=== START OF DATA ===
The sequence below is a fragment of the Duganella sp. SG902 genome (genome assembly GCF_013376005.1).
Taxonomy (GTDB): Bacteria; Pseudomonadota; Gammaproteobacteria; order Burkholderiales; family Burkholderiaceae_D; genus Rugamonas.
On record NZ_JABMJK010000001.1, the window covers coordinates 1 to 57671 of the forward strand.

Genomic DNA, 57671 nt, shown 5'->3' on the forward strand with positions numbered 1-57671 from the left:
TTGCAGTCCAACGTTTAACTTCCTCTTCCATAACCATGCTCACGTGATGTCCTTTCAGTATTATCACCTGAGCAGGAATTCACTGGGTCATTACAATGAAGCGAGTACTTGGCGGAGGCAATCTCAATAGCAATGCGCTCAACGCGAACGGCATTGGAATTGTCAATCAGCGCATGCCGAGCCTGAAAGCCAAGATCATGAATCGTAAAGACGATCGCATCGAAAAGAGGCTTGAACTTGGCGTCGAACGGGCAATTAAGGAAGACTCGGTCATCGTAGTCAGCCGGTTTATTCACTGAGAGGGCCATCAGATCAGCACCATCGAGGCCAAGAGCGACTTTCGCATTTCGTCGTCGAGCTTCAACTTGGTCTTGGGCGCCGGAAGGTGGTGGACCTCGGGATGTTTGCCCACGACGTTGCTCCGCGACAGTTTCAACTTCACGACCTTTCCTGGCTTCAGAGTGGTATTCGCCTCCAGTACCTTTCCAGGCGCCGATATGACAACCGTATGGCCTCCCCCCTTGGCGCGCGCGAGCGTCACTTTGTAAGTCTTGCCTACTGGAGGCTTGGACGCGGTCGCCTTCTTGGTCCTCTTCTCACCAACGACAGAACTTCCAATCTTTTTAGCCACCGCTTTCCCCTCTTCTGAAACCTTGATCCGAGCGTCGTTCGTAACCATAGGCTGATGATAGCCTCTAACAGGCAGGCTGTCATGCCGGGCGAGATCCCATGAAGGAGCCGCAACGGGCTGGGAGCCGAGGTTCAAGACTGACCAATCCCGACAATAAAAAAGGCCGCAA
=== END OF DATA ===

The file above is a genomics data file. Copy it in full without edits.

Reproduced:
The sequence below is a fragment of the Duganella sp. SG902 genome (genome assembly GCF_013376005.1).
Taxonomy (GTDB): Bacteria; Pseudomonadota; Gammaproteobacteria; order Burkholderiales; family Burkholderiaceae_D; genus Rugamonas.
On record NZ_JABMJK010000001.1, the window covers coordinates 1 to 57671 of the forward strand.

Genomic DNA, 57671 nt, shown 5'->3' on the forward strand with positions numbered 1-57671 from the left:
TTGCAGTCCAACGTTTAACTTCCTCTTCCATAACCATGCTCACGTGATGTCCTTTCAGTATTATCACCTGAGCAGGAATTCACTGGGTCATTACAATGAAGCGAGTACTTGGCGGAGGCAATCTCAATAGCAATGCGCTCAACGCGAACGGCATTGGAATTGTCAATCAGCGCATGCCGAGCCTGAAAGCCAAGATCATGAATCGTAAAGACGATCGCATCGAAAAGAGGCTTGAACTTGGCGTCGAACGGGCAATTAAGGAAGACTCGGTCATCGTAGTCAGCCGGTTTATTCACTGAGAGGGCCATCAGATCAGCACCATCGAGGCCAAGAGCGACTTTCGCATTTCGTCGTCGAGCTTCAACTTGGTCTTGGGCGCCGGAAGGTGGTGGACCTCGGGATGTTTGCCCACGACGTTGCTCCGCGACAGTTTCAACTTCACGACCTTTCCTGGCTTCAGAGTGGTATTCGCCTCCAGTACCTTTCCAGGCGCCGATATGACAACCGTATGGCCTCCCCCCTTGGCGCGCGCGAGCGTCACTTTGTAAGTCTTGCCTACTGGAGGCTTGGACGCGGTCGCCTTCTTGGTCCTCTTCTCACCAACGACAGAACTTCCAATCTTTTTAGCCACCGCTTTCCCCTCTTCTGAAACCTTGATCCGAGCGTCGTTCGTAACCATAGGCTGATGATAGCCTCTAACAGGCAGGCTGTCATGCCGGGCGAGATCCCATGAAGGAGCCGCAACGGGCTGGGAGCCGAGGTTCAAGACTGACCAATCCCGACAATAAAAAAGGCCGCAA